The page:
As we plumb the depths of despair we stare into our dried out cups and see only dust. We remember the glorious days of taps and liquid, cups of tea and refreshing cold glasses of colourless wonder. We satiated our thirst as if it was always going to be there as if at the twist of a faucet we could be as strong and healthy as Lee Majors. Water, life itself, free to gorge yourself, damn – you could even swim in it, wash the dishes with it or clean your clothes, flush it away, pump it, make ice lollies, heat it up, cool it down, shower under it, submerge yourself in a bath with it, keep plants alive with it, surf on it, you could sail on top of it, you could take out your private submarine and sail into it, under it. You could float on it, waterski on it, go fishing in it (poor fish), be eaten by a fish in it (poor humans). In winter you can skate on it, ski on it, you can sledge on it, build a snowman with it, you can roll it up into balls and throw it at your friends, walk in the rain with it. If you are Chauncey Gardner you can walk on top of it. You are in fact ‘it’ and we take ‘it’ so for granted. So far the plumber has not made it but he is coming tomorrow morning at 8AM, what joy for a boy who likes to go to bed at 5AM.
Up on the Princess May recreation ground, the funfair has gone, taking their cacophony of screams, grinding metal cogs, rowdy music and cheap fluffy toys with them. One of the fairground workers told me that they were having trouble finding a place to set up because of the virus, festivals were cancelled and councils just wouldn’t let them come for fear of crowds congregating upside down in spinning machines, spitting and jabbering and screaming and laughing, it’s pleasure that spreads the virus most rapidly.
The evidence of their presence could be witnessed on the scarred landscape, these towering metal monsters, giant trucks and generators, brightly coloured towers of glee and sensation, tears and rapture leaving behind gouged-out turf, deep tyre tracks from heavy vehicles and the ghosted shapes of disappeared booths and kiosks, rides, both relentless and stationery, now quiet. It’s like alien spaceships have landed and left their scorch marks on the earth, only your imagination can determine how impressive their ships were by the residue and their shadowy imprint.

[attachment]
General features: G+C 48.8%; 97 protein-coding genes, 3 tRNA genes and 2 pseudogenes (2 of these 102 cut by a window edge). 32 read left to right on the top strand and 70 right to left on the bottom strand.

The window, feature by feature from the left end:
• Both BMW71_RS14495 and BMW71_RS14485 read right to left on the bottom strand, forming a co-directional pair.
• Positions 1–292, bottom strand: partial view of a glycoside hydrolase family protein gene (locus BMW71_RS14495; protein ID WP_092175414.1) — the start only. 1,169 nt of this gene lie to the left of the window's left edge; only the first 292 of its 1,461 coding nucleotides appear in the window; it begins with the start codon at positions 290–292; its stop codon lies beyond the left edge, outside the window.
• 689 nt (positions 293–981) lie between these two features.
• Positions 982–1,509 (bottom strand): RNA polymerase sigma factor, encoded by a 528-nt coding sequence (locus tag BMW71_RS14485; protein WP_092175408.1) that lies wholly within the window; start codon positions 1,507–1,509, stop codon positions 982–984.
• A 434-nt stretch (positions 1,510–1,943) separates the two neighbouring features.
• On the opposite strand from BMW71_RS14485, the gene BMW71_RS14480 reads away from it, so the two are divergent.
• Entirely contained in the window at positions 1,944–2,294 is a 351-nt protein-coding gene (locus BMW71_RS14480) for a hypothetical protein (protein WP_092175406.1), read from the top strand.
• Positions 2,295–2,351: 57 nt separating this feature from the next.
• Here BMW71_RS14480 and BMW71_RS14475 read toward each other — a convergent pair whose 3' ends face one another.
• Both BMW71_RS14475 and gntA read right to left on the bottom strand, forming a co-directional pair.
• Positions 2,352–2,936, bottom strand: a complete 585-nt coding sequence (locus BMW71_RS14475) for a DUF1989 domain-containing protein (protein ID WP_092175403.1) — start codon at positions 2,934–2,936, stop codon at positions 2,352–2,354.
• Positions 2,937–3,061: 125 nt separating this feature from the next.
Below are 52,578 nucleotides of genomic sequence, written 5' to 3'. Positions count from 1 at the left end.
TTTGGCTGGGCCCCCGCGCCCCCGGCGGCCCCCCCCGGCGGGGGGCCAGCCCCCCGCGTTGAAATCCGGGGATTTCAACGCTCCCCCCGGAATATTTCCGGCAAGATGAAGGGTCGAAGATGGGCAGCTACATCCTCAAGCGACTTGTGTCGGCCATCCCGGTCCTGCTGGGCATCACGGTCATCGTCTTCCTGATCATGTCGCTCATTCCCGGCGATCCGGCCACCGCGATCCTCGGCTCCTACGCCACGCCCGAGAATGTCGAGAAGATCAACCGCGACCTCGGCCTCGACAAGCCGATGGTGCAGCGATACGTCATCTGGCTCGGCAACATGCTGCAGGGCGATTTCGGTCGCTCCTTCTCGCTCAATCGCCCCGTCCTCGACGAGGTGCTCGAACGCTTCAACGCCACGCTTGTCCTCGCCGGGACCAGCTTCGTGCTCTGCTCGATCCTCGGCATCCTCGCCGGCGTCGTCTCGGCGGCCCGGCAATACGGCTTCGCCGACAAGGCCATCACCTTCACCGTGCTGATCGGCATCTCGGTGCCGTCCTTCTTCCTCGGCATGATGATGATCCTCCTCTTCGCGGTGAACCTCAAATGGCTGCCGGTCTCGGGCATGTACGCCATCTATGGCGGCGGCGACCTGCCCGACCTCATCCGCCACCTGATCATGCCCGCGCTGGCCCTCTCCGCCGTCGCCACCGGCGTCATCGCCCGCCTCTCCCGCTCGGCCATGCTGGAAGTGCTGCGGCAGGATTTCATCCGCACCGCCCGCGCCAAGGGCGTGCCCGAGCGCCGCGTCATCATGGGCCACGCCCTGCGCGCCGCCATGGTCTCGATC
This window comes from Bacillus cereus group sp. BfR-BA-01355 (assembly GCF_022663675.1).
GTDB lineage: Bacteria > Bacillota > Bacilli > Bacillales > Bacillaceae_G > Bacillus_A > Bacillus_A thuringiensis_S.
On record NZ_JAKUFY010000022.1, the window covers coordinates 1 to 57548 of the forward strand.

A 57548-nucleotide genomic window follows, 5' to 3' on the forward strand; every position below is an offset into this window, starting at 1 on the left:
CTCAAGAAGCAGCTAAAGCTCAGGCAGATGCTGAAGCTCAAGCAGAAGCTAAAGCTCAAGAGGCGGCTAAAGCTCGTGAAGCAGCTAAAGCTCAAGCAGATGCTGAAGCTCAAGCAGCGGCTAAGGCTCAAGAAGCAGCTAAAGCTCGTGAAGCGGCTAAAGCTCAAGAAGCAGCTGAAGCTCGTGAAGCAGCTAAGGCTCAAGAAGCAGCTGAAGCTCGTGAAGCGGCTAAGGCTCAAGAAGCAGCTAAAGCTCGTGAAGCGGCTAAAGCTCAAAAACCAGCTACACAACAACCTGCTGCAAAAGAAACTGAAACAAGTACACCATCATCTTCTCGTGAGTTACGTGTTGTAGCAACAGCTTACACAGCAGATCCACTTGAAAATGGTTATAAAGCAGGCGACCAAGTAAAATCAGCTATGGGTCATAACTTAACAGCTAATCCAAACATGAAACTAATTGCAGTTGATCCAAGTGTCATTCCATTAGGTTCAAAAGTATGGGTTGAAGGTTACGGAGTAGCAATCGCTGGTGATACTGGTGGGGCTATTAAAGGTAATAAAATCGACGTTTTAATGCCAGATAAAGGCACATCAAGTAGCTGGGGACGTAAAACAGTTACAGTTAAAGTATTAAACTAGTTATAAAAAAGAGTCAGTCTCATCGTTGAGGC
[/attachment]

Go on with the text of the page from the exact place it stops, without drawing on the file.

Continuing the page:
I tried to catch up today, I picked up the phone and reached nobody. I sent off emails but not to everybody and I managed to put away just half a dozen records. It’s all happening all at once. In 3 hours we have an exclusive premiere of the first available track, ‘Gone By Noon’ from the new MOAT album Poison Stream. The Big Takeover is a busy online magazine that always tries to help us out and we are most grateful. It’s not a single. What is a single anymore? It’s just a track we like and hope you do too. It’s not designed to catch your ear, have you sing with the milkman, reach the charts or sell records by the ton. It’s just a slice of mood and atmospheres, an evocative piano and voice over an organic background telling a tale of some soul somewhere.
I spoke to Salim today and we discussed his record and mixing and all those things that happen once you’ve recorded the record but are a long way from finishing it. Noel came to visit today before he heads off back to the hills of Surrey. He brought us lots of water so we could fill kettles and the like but the chaos of the weekend left us little time to talk guitars or songs but as Whizz Blitzer he did take some photographs of Olivia and I as we plan for our shows next year. I also found out today that the Anekdoten dates in November are being moved to the spring. One wonders if when the new year comes will we still be moving dates forward. “Life keeps on slipping, slipping, slipping, into the future”.
Music today relates to the alleged plumber’s visit tomorrow: